Rookie question about handgun shells

Discussion in 'Shooting - Reloading Forum' started by Hawk, Aug 25, 2012.

  1. Hawk

    Hawk Elite Refuge Member

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    Ok, this may fall under the duh category for some but I am going to ask anyways.

    What is the difference between a jacketed hollow point and a home defense round? The reason I ask is because I can get 50 115 gran jacketed hollow points for $18 or 20 home defense rounds for $20-25. I know some of the home defense rounds are +p so obviously some velocity comes into play and I'm sure some expansion.

    Aren't they both technically jacketed hollow point shells? Would the cheaper regular jacketed hollow point work?
     
  2. grumpyduck

    grumpyduck Senior Refuge Member

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    Some of it is marketing, some is bullet design. Bonded bullets are less likely to have jacket and core seperation which impedes penetration. If marked +p then the rounds will be extra pressure and velocity but not neccessarily better performance. Ammo reliability in a specific gun, shot placement and penetration are the important factors when it comes to ammo performance. There are no "one shot drop" magic bullets, especially in handguns. Home defense rounds may not give as much muzzle flash which may or may not be important to you during a low light engagement. JHP's are JHP's unless you're comparing bonded vs. non-bonded bullets. Personally I'd stay away from the 115 grain bullets and go with a 147 grain in a 9mm if that's what you're shooting. Yes, "regular" JHP's would work. Chances are if you're using the gun for self-defense you're not shooting through barriers other than clothing so I wouldn't worry too much about jacket seperation.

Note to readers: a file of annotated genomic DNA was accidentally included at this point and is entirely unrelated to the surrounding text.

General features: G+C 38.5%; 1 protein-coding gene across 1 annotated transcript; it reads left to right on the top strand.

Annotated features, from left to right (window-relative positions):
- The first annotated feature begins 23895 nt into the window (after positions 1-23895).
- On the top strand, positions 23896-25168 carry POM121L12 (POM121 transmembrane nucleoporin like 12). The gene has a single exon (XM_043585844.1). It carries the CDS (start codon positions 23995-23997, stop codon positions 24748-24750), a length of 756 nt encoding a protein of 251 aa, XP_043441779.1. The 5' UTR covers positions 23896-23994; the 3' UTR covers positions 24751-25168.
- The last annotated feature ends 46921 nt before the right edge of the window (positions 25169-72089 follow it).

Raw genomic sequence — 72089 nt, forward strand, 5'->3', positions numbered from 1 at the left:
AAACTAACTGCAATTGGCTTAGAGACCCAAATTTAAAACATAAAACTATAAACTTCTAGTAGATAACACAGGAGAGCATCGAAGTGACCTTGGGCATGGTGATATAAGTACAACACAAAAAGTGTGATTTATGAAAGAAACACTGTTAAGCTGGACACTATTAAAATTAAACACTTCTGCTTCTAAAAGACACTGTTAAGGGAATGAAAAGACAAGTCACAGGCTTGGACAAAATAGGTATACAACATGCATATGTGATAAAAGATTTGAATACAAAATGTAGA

3. Hawk

    Hawk Elite Refuge Member

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    Thanks for the input, it's much appreciated. So if we are talking bonded and non bonded is the difference better penetration and less fragmentation?
     
  4. grumpyduck

    grumpyduck Senior Refuge Member

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    Depends on what the bullets are being shot into or through. The biggest difference between bonded and non-bonded bullets comes in when shooting through barries like glass or metal which is really tough on bullets. I presume you're asking about a home defense or concealed carry situation where shooting through a barrier isn't likely so either one would work.
     
  5. Jerry

    Jerry Elite Refuge Member

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    Whatever type of ammo you decide to use, dont forget to run a couple hundred rounds through the gun to verify reliability. :tu
     

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